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Here's what to know about COVID booster shots in Idaho

A hand holds a vial of the COVID-19 vaccine between the thumb and index finger. Other vials with red caps can be seen beneath it in a bin.
AP Images

Booster doses of the Pfizer-BioNtech vaccine are now recommended for some adults.

Friday's recommendation from the Centers for Disease Control and Prevention said the following categories of people are eligible for a booster shot if they have received their second Pfizer dose at least six months ago:

  • People ages 65 and older 
  • People ages 50-64 with underlying medical conditions 
  • People ages 18-49 with underlying medical conditions depending on their individual benefit and risk
  • Residents of long-term care facilities
  • People at an increased risk of exposure and transmission due to the type of work they do. This includes teachers and health care workers.

“We are expecting more recommendations down the road regarding the Johnson & Johnson and the Moderna (shots)," Dr. Laura McGeorge, the medical director for primary care at St. Luke’s Health System, said during a call with reporters late last week.
For now, people who received the Johnson & Johnson and Moderna vaccines are not eligible for booster shots.

As of mid-August, moderately to severely immunocompromised people have been eligible to get a third Moderna or Pfizer vaccine dose. That's still the case.

"It's not considered a booster dose, but a third dose to stimulate an immune response in people who didn't have an immune response, or not much of an immune response, after the first two doses," said Niki Forbing-Orr, the public information manager at the Idaho Department of Health and Welfare.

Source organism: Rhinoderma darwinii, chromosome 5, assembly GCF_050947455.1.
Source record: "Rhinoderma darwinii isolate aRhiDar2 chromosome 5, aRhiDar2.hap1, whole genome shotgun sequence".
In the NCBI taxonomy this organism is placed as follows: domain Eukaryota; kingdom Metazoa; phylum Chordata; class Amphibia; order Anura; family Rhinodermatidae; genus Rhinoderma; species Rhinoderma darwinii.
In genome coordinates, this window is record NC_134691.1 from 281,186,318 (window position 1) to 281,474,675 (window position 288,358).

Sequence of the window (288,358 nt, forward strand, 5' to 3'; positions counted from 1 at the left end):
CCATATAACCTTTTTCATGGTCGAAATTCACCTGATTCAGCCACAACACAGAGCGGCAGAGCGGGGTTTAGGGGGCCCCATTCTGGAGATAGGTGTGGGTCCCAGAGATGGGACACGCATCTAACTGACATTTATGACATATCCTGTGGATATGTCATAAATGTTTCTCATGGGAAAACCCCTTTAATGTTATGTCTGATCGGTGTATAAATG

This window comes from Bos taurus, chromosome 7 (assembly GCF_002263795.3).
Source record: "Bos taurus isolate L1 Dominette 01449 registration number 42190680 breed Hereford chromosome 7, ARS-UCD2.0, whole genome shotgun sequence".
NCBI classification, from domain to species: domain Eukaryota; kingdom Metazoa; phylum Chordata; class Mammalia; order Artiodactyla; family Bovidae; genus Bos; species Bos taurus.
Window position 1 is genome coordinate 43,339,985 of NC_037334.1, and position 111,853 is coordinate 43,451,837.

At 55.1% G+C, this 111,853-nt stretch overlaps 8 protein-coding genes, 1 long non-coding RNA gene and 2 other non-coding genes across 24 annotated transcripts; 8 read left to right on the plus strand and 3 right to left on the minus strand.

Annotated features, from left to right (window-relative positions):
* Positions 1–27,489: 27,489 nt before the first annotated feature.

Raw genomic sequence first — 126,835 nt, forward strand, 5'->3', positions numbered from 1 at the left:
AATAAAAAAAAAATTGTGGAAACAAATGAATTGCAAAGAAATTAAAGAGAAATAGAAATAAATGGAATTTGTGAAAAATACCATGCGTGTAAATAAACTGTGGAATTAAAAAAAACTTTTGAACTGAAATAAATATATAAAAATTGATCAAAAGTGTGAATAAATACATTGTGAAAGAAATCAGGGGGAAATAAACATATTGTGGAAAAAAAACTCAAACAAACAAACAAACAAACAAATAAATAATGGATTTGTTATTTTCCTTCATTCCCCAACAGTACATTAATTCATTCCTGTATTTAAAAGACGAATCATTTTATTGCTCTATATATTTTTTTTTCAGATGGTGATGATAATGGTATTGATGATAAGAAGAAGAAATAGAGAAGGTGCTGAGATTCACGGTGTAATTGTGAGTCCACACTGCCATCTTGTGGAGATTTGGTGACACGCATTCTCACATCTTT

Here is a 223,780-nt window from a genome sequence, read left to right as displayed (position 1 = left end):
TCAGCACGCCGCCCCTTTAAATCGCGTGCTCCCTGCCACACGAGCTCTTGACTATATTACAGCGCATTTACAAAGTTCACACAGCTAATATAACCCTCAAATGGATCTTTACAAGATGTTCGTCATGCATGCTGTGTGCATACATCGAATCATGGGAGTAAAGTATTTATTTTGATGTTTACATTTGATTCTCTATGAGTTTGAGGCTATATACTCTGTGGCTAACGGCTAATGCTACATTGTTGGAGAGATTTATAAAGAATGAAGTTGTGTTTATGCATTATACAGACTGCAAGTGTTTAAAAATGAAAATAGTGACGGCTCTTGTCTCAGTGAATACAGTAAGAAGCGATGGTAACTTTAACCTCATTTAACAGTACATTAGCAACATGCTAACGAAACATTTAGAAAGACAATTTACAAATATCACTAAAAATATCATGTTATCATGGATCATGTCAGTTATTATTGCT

The booster dose, on the other hand, is for people whose immune response may be waning or to ensure people's immunity lasts for a longer period of time.

Health officials stress the vaccines are still very effective against the delta variant, especially at preventing severe disease, hospitalization and death.

“There’s no emergency for people to run out and get this third dose," McGeorge said last week. "I know a lot of people are very excited to get the third dose.”

In Idaho, booster shots are available at pharmacies, clinics and other health care settings distributing the Pfizer vaccine.

Though the federal pharmacy partnership to deliver initial vaccine doses to long-term care facilities has ended, it's likely pharmacies will still be distributing the boosters to those settings.

"Every facility has a pharmacy that delivers the vast majority of medications needed by facility residents," Robert Vande Merwe, the director of the Idaho Health Care Association, wrote in an email. "We believe that the pharmacies will be able to deliver and administer the booster shots."

The Idaho Department of Correction said it is currently working on a survey among its staff to gauge interest in a COVID-19 booster shot clinic. A majority of staff and residents who got the vaccine through IDOC clinics received the Moderna or Johnson & Johnson vaccines, so they're not currently eligible, said public information officer Jeff Ray.

IDOC's health care providers will work with health districts to obtain boosters for residents who received the Pfizer vaccines and are eligible for a booster, Ray said.

Find reporter Rachel Cohen on Twitter @racheld_cohen

Copyright 2021 Boise State Public Radio